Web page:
– I love this scene with Shae. Shae, as we’ve seen, thinks she’s above everyone else; Sansa knows it, because she’s been brought up to believe it, and so obviously they’re going to clash. It’s marvellous and although it’s a big departure from the book (Lollys is gone) it’s really well thought out. Shae’s so full of attitude for someone supposed to blend in! Sansa’s doing all she can to keep all the power she’s been left with – that over her servants. She’s scrabbling for control over something, someone, and it just so happens that the only person she can assert herself over is Shae, who considers herself better than this situation she’s been put into. Two characters who can’t get themselves out of their current predicaments, and they’re hardly two characters who’d ever get along. Can’t wait for more scenes between them. I loved Sansa here, I bet she’s going to come in for some flack from that distant troglodyte corner of the internet that can’t stand girls being girls. Yes, Sansa’s bitchy, but she’s giving as good as she’s getting, and she’s so close to having a nervous breakdown you can see it in her eyes. “Do you want me to leave?” Sansa may dislike Shae as much as Shae dislikes her, but she’s desperate for company. Just look at those tears in her eyes. JUST LOOK AT THEM.

– If I see even one comment of the “Sansa deserves it” with regard to next episode’s events I am going to get so angry the Hulk will resign from the Avengers and beg them to take me on, I SWEARS.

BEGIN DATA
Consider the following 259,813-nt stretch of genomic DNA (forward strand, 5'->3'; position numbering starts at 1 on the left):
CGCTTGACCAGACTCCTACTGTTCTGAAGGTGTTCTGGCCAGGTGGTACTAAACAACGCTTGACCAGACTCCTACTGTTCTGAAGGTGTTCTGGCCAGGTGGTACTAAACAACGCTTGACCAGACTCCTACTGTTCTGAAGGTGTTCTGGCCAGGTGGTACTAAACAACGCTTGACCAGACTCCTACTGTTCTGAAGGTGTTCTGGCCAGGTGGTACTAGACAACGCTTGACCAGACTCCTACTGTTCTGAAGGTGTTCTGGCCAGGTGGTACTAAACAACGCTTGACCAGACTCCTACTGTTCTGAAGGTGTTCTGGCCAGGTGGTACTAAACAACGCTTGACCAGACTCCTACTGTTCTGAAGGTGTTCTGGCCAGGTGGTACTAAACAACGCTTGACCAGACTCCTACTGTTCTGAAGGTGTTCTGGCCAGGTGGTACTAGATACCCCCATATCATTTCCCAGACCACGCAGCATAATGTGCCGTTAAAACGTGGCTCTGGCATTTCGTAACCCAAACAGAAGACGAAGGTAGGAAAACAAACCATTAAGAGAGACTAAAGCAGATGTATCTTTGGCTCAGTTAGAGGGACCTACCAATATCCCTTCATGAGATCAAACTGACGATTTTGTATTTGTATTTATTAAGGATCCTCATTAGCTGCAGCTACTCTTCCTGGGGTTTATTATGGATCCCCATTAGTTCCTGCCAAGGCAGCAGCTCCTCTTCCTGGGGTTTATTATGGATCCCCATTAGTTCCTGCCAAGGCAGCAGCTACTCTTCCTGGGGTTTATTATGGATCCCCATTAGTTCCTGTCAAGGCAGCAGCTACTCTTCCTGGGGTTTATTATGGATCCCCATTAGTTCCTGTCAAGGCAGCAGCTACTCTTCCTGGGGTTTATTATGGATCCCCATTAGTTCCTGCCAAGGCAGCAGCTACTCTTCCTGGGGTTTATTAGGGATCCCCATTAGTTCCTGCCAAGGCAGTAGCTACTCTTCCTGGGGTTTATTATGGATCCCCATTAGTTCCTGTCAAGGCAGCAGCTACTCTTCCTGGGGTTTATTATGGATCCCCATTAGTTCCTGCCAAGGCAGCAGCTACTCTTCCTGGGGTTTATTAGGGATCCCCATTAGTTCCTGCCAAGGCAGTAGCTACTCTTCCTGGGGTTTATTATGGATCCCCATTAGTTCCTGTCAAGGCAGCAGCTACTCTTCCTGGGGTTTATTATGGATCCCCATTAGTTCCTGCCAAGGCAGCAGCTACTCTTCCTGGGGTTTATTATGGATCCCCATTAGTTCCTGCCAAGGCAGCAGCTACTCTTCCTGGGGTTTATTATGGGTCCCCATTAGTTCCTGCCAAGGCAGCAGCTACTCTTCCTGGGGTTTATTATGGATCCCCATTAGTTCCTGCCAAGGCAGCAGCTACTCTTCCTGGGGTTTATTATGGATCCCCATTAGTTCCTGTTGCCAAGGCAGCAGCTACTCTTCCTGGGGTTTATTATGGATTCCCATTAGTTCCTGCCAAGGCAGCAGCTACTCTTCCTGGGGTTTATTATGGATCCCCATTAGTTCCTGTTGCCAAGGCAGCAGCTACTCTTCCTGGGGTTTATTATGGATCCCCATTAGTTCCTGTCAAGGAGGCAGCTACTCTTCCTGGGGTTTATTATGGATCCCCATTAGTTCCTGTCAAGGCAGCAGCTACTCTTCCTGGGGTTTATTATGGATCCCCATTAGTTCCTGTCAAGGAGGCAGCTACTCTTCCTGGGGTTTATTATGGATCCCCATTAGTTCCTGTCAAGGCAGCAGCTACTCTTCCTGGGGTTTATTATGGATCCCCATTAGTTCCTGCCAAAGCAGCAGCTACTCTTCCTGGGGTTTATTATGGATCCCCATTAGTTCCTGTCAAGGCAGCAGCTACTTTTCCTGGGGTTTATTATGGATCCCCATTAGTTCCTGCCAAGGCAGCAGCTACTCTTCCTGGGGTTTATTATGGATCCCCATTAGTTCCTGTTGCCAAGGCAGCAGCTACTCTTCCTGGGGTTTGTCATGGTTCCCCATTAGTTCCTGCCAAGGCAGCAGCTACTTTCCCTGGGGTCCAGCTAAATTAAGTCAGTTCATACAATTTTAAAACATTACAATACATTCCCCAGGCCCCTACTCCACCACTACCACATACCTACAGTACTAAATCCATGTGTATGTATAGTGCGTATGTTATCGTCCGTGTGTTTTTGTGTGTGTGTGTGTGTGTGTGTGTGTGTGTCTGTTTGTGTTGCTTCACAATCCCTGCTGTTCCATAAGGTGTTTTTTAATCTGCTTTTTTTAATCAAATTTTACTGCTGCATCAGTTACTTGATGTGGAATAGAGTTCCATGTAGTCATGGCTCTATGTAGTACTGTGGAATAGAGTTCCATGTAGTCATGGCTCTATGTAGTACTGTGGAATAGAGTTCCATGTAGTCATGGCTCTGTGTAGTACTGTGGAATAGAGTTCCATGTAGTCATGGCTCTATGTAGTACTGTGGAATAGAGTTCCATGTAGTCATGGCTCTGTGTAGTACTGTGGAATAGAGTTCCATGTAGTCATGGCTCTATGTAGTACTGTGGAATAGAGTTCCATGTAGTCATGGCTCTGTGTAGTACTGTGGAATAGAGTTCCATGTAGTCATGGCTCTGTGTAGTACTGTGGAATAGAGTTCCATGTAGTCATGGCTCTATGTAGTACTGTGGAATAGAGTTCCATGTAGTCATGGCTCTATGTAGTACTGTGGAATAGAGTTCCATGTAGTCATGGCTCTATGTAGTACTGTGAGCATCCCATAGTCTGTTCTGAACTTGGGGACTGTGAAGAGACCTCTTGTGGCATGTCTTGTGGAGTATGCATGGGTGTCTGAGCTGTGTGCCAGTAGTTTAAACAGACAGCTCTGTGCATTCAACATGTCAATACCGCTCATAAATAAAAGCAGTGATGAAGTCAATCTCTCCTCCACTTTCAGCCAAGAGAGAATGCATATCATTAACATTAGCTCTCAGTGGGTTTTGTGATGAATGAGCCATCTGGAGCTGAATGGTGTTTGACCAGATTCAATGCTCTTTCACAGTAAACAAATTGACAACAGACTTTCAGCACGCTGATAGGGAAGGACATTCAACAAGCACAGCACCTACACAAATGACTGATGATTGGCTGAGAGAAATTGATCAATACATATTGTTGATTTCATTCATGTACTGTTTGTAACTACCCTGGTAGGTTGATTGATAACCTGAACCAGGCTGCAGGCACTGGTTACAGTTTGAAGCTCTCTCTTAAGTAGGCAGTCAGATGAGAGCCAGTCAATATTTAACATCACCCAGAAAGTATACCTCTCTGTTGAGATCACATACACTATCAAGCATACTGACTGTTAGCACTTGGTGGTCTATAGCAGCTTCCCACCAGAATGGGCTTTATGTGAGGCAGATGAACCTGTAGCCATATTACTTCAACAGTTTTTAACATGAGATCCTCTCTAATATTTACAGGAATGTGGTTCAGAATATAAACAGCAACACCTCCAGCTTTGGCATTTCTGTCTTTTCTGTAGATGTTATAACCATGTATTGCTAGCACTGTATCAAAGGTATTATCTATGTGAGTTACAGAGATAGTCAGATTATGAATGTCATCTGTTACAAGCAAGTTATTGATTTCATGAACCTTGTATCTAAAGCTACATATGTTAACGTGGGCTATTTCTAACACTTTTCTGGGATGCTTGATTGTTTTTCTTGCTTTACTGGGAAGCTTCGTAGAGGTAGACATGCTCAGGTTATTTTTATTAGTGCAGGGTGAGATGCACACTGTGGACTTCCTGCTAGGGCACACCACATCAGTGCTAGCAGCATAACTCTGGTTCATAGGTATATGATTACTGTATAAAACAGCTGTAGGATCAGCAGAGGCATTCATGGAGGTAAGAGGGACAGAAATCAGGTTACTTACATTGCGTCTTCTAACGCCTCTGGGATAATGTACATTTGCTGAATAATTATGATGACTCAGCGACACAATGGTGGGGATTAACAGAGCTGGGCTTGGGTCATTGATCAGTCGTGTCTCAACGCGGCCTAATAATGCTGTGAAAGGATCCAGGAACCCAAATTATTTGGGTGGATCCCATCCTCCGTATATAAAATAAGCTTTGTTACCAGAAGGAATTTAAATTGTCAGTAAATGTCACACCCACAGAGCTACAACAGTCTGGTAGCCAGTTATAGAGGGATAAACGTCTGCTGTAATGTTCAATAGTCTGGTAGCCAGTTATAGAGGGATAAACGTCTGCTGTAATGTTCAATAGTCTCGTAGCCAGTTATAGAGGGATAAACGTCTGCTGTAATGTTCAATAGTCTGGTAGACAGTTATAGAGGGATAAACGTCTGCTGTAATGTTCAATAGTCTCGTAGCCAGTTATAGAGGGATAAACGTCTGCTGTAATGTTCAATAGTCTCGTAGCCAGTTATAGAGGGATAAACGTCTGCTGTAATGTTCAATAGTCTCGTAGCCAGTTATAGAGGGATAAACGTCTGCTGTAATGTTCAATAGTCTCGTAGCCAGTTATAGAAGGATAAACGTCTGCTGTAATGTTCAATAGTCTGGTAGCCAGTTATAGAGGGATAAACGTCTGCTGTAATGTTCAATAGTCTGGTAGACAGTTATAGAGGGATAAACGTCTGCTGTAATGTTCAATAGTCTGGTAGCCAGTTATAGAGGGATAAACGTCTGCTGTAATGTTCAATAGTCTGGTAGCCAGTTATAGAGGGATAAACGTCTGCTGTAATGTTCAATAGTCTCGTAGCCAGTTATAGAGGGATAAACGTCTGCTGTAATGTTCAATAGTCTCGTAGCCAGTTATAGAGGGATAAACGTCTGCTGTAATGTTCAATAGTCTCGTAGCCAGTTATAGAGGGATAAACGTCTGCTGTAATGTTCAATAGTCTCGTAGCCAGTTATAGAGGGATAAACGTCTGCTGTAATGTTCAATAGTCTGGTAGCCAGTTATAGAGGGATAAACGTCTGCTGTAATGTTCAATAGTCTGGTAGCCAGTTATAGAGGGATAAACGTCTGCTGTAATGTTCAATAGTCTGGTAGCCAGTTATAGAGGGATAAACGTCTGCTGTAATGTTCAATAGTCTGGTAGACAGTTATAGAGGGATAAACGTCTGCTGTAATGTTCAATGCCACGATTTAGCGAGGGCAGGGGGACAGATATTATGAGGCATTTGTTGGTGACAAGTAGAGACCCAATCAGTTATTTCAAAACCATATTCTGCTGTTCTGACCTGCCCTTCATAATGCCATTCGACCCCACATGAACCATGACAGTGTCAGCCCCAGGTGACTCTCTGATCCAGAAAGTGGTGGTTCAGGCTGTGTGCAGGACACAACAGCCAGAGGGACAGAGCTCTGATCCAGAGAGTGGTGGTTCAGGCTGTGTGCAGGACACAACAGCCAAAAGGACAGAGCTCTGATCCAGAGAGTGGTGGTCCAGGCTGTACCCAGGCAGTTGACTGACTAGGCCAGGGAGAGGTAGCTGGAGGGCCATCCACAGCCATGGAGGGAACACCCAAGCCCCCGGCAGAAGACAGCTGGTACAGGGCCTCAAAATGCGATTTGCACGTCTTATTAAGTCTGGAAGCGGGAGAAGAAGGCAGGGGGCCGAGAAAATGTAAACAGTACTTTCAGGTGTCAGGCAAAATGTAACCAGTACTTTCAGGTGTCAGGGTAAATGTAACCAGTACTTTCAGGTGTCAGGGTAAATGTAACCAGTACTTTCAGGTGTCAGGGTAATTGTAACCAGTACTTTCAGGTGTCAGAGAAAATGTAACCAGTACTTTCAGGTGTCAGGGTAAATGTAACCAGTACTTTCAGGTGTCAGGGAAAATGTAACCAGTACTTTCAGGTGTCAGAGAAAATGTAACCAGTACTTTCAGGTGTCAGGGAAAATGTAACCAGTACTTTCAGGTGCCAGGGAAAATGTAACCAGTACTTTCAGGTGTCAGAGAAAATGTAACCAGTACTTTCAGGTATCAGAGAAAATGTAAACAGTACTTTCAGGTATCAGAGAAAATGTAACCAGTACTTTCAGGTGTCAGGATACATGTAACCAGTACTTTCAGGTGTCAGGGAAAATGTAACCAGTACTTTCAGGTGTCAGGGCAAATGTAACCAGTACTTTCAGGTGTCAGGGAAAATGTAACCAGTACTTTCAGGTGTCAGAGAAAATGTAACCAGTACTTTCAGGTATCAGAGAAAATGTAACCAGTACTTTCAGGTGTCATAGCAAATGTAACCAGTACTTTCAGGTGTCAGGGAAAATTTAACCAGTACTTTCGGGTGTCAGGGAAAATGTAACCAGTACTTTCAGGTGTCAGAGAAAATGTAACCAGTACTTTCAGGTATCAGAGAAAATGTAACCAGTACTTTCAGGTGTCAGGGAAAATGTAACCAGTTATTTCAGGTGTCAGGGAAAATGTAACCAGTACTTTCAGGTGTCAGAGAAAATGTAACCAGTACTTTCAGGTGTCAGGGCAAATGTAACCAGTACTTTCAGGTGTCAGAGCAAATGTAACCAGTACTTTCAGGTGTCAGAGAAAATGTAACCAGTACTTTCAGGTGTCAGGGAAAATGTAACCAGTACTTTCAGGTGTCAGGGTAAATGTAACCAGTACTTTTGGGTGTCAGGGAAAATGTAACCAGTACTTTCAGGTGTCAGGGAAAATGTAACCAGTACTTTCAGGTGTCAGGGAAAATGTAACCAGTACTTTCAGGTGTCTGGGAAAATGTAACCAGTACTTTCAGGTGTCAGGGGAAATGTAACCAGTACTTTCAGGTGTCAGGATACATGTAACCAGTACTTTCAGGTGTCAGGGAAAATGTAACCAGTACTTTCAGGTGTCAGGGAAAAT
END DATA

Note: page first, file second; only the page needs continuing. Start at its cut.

– Tyrion is so skilled with his epic trolling. I know, I keep saying it, but no other phrase comes close. Brilliantly done.

– Loras and Renly are beeeaaauuutiful together. “You’re jealous!” “Jealous? Of Brienne the Beauty? Don’t make me laugh.” And there goes Loras with his cock blocking, because apparently you aren’t allowed to see men’s dangly bits in Westeros. Oh it’s frustrating. Also I wanted them to be the Rainbow Guard 😦 what happened there, was it too obvious HBO?

– Margaery is wicked, wicked cool, and it’s awesome that they’ve made her a player of the game so early in the series. This is the sort of lady Sansa can learn from. Natalie Dormer is a wonderful bit of casting – this whole series needs to win big time for the casting. “Or I can turn over and you can pretend I’m him?” AWW he’s so embarrassed, I wish he weren’t. “Your enemies aren’t happy about us. They want to tear us apart, and the best way to stop them is to put your baby in my belly.” She’s so into the game she’s not above suggesting a threesome! Totally a force to be reckoned with – she, unlike Cersei, can back up her power with real political acumen, from the look of things so far. It helps having the force of Highgarden behind you.

– Cersei is obsessed with paper. Obsessed. If she’s not ripping it she’s belittling other people for having it to hide behind. She’s so desperate for the upper hand she’s basically just a school bully clutching at every little thing she can hold over someone’s head, which makes her both desperately weak and terribly dangerous; paper is effectively a sign of legality in Westeros and we’ve literally seen her tear through all sorts of writing. Words are wind, is the saying that crops up in later books. In Cersei’s hands, words aren’t even that. “Power is power” indeed. She trusts steel over ink, which is where Tyrion has the edge on her, if only she’d stop fancying herself the femme Tywin and see it. Here, Tyrion’s gone behind her back with regard to marrying Myrcella off, and Cersei is so angry she lashes out at Tyrion because her words fail her. “It’s done, Cers. You can’t stop it.” She has problems both with spoken words and words on paper.